Music's zesty, but he's testy

Special to The Times

James MURPHY is one angry guy, and you'd think he'd be in a better mood these days. The DFA, his record label and production partnership with Tim Goldsworthy, confers instant cachet on any artist it's associated with and recently began a two-year distribution deal with EMI. And LCD Soundsystem -- more or less his solo project in the studio and a full-throttle band on stage -- is about to release one of the most anticipated debut albums of the year, after a string of underground-hit singles.

Even so, irritation is what keeps Murphy moving. He's almost bubbling with contempt for everything and everyone in the music world -- beginning with people who overrate his work.

"I think we're a good band," he admits. "I'm not a particularly charismatic person or a great singer. I don't think anybody's an astonishing player, with the exception of Tyler [Pope], the bass player. But because most bands [are so bad] live, people walk up to us after shows, saying, 'That's unbelievable, that totally blew my mind.' And I say, 'You've never seen a band, have you?' "

Murphy, 34, spent the '90s playing in small-time indie-rock groups in New York, but he hated the scene: "I thought there was a lot of the high-school-style in-club/out-club nonsense that I always loathed. As much as I love some of the music, things started to go really wrong. My band would play, and the other band would be a bunch of jocks. And I'd think: 'You were calling me "fag" and throwing beer cans at me in the parking lot when I was growing up; what are you doing here? Get out of my house!' "

By the end of the decade, he'd started to focus on dance music, and formed the DFA team with Goldsworthy. "The thing I liked about getting into dance music was it was already ruined. In 1999, dance music was faceless and mediocre: The sounds were dull, DJs were really unadventurous. Tim and I were so angry and so charged up -- it was just the best time."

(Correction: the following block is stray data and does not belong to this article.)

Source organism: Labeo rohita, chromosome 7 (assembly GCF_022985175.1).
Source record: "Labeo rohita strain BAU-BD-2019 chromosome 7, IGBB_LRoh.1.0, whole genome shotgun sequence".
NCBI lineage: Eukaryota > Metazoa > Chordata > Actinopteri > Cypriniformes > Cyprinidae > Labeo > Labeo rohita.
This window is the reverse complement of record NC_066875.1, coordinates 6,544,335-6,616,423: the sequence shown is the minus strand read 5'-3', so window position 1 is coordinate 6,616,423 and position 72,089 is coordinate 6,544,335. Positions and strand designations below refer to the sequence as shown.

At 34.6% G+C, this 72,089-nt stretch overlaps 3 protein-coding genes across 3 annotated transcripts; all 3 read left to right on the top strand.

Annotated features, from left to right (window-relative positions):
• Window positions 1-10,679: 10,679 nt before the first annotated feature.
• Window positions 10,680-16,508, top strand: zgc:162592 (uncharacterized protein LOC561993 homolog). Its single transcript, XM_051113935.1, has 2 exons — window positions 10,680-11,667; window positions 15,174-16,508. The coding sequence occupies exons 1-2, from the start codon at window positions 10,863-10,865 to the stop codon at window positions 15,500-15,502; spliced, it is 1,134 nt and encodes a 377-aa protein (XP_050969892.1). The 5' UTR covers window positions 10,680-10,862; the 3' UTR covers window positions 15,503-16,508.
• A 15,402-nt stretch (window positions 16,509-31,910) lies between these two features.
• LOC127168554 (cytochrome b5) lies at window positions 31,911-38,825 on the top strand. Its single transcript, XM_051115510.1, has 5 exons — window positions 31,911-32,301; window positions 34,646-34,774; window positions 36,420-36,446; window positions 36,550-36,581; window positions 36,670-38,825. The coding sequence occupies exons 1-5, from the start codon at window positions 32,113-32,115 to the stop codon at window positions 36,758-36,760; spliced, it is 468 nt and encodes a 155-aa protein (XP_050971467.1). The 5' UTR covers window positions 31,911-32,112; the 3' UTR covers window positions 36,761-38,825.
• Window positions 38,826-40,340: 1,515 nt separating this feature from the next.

They made a splash with their first single, the Rapture's guitar-driven groove "House of Jealous Lovers." Since then, DFA Records has released just a dozen or so singles and a few albums, but it's given the sound of dance music a hard kick.

The first LCD Soundsystem single, "Losing My Edge," was a hilariously furious eight-minute attack on precisely the same music geeks who fell in love with it, with music that morphed from whomping techno to walloping rock and back again. It also gave Murphy another opportunity to get under the skin of his audience.

"I wanted people to be simultaneously excited, horrified and embarrassed for the band," he says. "LCD went to England to play our first shows, and people literally expected me to show up with the CD and have a haircut and do something ironic over it. And we showed up with a punk rock band, and everybody was dumbfounded."

"LCD Soundsystem," the album, was recorded mostly by Murphy on his own. It's very much the work of a music fanatic -- the allusions run from its opening stomp "Daft Punk Is Playing at My House" to the uncanny pastiche of early-'70s Brian Eno that ends the album, "The Great Release."

But it's also the work of somebody who understands both the rock aesthetic and the dance aesthetic deeply and has figured out how to bring them together.

Naturally, Murphy is angry about being at the forefront of that particular movement too: "I didn't spend four weeks on 'House of Jealous Lovers,' pounding my head against the wall to make something that was genuinely a rock song and genuinely a dance-floor song, just so any band can hire any hack DJ to make a 12-inch, and now you're part of the 'rock/dance crossover.' What have we done? I feel like [Alfred] Nobel, you know -- we made dynamite so that we could excavate and people blew each other up with it, and now I wanna kill myself."

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